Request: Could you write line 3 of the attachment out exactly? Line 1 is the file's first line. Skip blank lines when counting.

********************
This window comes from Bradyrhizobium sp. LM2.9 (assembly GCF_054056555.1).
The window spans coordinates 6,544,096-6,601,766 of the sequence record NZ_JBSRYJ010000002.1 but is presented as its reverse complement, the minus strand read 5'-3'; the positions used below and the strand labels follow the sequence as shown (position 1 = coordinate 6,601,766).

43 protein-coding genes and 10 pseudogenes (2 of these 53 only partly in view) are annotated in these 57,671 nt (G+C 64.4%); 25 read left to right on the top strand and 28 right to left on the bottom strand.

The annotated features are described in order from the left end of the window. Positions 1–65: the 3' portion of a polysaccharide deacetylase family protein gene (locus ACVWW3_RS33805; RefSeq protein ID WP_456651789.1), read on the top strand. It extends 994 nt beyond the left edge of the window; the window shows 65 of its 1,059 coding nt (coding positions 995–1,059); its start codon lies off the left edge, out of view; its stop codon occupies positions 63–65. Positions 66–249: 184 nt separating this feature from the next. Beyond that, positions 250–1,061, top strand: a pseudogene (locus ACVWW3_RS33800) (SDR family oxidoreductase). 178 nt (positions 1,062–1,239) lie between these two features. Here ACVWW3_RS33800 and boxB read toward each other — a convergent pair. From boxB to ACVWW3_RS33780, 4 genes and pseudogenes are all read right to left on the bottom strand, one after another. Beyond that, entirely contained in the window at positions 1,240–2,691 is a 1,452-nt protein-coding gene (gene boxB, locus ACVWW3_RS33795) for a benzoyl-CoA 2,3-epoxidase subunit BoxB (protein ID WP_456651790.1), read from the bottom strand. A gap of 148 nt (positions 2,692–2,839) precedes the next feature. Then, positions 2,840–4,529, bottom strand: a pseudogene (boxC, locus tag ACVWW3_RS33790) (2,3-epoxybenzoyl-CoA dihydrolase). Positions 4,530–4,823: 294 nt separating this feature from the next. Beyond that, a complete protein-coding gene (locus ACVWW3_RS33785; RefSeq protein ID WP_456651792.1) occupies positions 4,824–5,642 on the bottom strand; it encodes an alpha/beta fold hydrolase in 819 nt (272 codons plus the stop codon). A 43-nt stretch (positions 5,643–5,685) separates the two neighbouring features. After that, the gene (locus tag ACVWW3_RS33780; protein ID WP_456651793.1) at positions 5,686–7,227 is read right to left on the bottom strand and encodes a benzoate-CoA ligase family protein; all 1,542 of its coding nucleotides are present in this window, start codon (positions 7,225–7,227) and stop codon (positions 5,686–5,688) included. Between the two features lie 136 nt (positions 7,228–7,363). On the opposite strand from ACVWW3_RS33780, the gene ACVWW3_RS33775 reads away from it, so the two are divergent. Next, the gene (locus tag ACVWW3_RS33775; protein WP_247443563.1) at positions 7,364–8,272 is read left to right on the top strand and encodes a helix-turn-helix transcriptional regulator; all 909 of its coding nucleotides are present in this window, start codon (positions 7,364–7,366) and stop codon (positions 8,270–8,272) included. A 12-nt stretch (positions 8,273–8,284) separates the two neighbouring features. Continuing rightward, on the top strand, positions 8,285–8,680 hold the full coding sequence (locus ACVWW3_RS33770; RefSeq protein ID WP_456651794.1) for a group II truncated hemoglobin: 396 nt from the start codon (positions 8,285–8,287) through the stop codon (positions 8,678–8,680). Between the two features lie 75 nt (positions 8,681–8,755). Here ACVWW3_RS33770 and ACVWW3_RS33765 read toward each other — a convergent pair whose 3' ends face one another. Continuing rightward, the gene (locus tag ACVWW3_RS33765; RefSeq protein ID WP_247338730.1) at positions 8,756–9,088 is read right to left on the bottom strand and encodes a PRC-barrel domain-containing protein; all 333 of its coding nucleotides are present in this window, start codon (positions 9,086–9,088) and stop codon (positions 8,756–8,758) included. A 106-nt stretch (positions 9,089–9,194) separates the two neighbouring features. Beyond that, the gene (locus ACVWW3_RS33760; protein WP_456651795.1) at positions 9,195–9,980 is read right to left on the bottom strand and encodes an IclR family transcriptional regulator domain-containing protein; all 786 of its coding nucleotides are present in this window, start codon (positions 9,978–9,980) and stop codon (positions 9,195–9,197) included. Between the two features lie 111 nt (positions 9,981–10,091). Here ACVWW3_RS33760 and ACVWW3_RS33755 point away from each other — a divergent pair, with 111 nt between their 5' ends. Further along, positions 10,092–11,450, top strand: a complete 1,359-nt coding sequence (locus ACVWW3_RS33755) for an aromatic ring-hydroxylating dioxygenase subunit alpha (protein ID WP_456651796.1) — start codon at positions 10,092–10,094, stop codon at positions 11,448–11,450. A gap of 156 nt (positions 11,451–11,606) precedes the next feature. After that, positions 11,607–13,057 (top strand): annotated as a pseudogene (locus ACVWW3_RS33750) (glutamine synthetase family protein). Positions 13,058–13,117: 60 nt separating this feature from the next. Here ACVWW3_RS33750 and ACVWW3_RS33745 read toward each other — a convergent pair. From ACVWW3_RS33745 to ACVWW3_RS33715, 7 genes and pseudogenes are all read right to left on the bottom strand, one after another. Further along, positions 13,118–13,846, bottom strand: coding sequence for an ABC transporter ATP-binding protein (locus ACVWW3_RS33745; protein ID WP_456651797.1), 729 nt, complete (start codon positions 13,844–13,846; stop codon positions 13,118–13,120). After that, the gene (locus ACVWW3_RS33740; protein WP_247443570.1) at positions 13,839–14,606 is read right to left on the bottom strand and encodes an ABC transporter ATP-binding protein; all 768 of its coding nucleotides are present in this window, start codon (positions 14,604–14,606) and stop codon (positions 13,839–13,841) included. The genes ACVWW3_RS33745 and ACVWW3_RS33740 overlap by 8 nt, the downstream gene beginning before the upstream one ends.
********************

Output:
43 protein-coding genes and 10 pseudogenes (2 of these 53 only partly in view) are annotated in these 57,671 nt (G+C 64.4%); 25 read left to right on the top strand and 28 right to left on the bottom strand.